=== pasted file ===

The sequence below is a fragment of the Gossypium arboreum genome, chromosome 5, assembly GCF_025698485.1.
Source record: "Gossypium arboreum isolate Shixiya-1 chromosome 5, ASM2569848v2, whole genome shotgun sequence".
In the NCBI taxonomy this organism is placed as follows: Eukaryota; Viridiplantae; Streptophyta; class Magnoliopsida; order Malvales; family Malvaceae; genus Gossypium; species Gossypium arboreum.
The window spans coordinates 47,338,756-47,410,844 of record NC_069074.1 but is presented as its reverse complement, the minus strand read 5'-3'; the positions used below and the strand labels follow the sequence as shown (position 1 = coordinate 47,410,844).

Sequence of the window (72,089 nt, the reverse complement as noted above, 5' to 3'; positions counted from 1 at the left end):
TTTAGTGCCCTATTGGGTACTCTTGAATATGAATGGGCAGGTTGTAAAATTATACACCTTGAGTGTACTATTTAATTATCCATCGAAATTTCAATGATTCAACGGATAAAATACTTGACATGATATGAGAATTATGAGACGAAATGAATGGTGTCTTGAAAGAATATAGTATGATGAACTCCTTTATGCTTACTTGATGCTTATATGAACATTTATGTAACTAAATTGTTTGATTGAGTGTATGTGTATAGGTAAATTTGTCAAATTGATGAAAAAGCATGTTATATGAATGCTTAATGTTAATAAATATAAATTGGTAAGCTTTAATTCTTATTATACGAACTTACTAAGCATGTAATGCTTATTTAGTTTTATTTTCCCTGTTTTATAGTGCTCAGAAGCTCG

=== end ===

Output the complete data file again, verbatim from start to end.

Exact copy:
The sequence below is a fragment of the Gossypium arboreum genome, chromosome 5, assembly GCF_025698485.1.
Source record: "Gossypium arboreum isolate Shixiya-1 chromosome 5, ASM2569848v2, whole genome shotgun sequence".
In the NCBI taxonomy this organism is placed as follows: Eukaryota; Viridiplantae; Streptophyta; class Magnoliopsida; order Malvales; family Malvaceae; genus Gossypium; species Gossypium arboreum.
The window spans coordinates 47,338,756-47,410,844 of record NC_069074.1 but is presented as its reverse complement, the minus strand read 5'-3'; the positions used below and the strand labels follow the sequence as shown (position 1 = coordinate 47,410,844).

Sequence of the window (72,089 nt, the reverse complement as noted above, 5' to 3'; positions counted from 1 at the left end):
TTTAGTGCCCTATTGGGTACTCTTGAATATGAATGGGCAGGTTGTAAAATTATACACCTTGAGTGTACTATTTAATTATCCATCGAAATTTCAATGATTCAACGGATAAAATACTTGACATGATATGAGAATTATGAGACGAAATGAATGGTGTCTTGAAAGAATATAGTATGATGAACTCCTTTATGCTTACTTGATGCTTATATGAACATTTATGTAACTAAATTGTTTGATTGAGTGTATGTGTATAGGTAAATTTGTCAAATTGATGAAAAAGCATGTTATATGAATGCTTAATGTTAATAAATATAAATTGGTAAGCTTTAATTCTTATTATACGAACTTACTAAGCATGTAATGCTTATTTAGTTTTATTTTCCCTGTTTTATAGTGCTCAGAAGCTCG